September 09, 2019
We may not have time-traveling machines (yet), but it may be possible to turn back time on your body's biological clock, a new study reports.
Three medications – one growth hormone and two diabetes medications – taken together over a year decreased the age for participants' epigenetic clock, which is scientists' way of measuring a person's biological age. The results of the study published in Nature.
Researchers stumbled upon this finding while studying the thymus gland, which is located in the chest. The thymus is responsible for maturing T cells — which are important to the immune system's ability to fight off infection and diseases. The gland begins to shrink after puberty and tissue becomes replaced with fat.
Researchers had been attempting to increase tissue in the thymus gland by giving 10 healthy male adults, ages 51 to 65, the growth hormone and diabetic medications, in order to offset diabetic side effects from the hormone.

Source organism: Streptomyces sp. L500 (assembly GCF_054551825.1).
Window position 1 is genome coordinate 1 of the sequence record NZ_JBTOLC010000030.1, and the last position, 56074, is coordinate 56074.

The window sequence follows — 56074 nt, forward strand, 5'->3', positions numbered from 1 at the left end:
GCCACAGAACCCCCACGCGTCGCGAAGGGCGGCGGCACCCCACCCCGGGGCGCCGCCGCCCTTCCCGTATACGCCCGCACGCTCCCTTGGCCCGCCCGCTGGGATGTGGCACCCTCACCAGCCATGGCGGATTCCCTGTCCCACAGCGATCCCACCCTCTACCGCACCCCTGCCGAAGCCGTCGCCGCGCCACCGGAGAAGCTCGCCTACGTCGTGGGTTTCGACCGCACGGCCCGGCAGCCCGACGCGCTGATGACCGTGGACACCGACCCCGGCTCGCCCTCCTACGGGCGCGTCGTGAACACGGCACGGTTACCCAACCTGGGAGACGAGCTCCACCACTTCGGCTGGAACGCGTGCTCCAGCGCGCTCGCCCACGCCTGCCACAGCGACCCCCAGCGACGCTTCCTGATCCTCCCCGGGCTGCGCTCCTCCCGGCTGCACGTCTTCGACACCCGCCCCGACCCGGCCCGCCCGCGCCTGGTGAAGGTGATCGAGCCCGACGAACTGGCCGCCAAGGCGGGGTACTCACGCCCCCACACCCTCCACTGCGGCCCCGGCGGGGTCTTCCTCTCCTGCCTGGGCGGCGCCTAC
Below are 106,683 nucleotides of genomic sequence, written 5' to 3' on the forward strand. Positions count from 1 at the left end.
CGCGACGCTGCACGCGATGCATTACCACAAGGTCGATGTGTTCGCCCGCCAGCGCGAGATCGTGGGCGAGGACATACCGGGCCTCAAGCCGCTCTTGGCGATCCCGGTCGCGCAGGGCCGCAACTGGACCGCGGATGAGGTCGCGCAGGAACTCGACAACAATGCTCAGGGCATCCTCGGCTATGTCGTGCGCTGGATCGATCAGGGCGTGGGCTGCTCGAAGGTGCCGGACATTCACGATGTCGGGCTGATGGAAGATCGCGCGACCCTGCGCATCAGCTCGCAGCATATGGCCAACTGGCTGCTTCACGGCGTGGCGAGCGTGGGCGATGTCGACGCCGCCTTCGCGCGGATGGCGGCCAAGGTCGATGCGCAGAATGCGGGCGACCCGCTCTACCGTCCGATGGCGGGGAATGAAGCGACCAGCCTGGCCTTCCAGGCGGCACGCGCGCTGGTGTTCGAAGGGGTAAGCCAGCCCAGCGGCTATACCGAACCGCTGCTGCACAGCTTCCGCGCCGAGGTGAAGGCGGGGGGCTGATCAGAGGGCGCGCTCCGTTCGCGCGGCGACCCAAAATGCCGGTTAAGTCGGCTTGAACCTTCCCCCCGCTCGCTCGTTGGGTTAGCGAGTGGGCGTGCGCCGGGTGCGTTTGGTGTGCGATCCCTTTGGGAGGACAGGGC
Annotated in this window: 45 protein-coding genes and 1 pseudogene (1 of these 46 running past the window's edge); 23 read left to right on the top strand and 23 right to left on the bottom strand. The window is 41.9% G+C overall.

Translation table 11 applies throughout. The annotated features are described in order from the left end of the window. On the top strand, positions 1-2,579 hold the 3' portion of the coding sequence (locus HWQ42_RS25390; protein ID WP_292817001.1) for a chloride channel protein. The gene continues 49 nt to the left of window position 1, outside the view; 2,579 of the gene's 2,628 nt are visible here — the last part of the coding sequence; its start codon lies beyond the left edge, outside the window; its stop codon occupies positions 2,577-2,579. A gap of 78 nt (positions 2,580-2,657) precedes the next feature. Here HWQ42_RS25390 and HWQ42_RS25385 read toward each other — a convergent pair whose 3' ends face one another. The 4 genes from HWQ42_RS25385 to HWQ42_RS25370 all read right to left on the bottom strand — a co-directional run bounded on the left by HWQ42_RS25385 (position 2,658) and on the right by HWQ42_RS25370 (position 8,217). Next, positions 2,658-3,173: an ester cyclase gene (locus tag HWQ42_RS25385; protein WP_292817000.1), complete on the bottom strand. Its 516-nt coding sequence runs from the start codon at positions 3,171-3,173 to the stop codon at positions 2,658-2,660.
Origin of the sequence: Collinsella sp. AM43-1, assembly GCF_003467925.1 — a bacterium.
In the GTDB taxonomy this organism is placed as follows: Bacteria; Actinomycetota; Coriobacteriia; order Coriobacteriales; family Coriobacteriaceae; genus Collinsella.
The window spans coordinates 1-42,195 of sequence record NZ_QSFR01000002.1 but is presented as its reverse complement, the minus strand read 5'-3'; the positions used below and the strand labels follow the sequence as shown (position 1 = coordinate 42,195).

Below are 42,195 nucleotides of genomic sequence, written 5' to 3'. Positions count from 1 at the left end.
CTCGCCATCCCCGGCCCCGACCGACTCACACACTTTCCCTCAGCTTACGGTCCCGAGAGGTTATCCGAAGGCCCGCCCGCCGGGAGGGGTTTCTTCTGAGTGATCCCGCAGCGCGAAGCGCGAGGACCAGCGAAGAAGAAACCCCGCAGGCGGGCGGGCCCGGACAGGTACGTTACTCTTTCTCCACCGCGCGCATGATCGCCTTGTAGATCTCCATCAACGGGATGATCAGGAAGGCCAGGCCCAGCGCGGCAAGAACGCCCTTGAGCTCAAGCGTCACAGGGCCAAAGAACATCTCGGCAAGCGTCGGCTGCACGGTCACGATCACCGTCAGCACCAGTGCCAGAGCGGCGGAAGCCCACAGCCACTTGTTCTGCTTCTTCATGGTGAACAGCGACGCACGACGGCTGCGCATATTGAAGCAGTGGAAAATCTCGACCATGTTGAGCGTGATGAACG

Scientists found after a year of treatment that healthy thymus tissue replaced the fat cells in the thymus in seven of the 10 participants and their immune systems showed signs of rejuvenation. They also found that participants epigenetic clock decreased in age by 2.5 years — and it didn't stop there. The effects lasted six months after the treatment had ended.
As exciting as these findings are, researchers were quick to caution that the study is preliminary, and the trial size was small and not well controlled. This is the first study to show the possibility in decreasing the age of the body's epigenetic clock.
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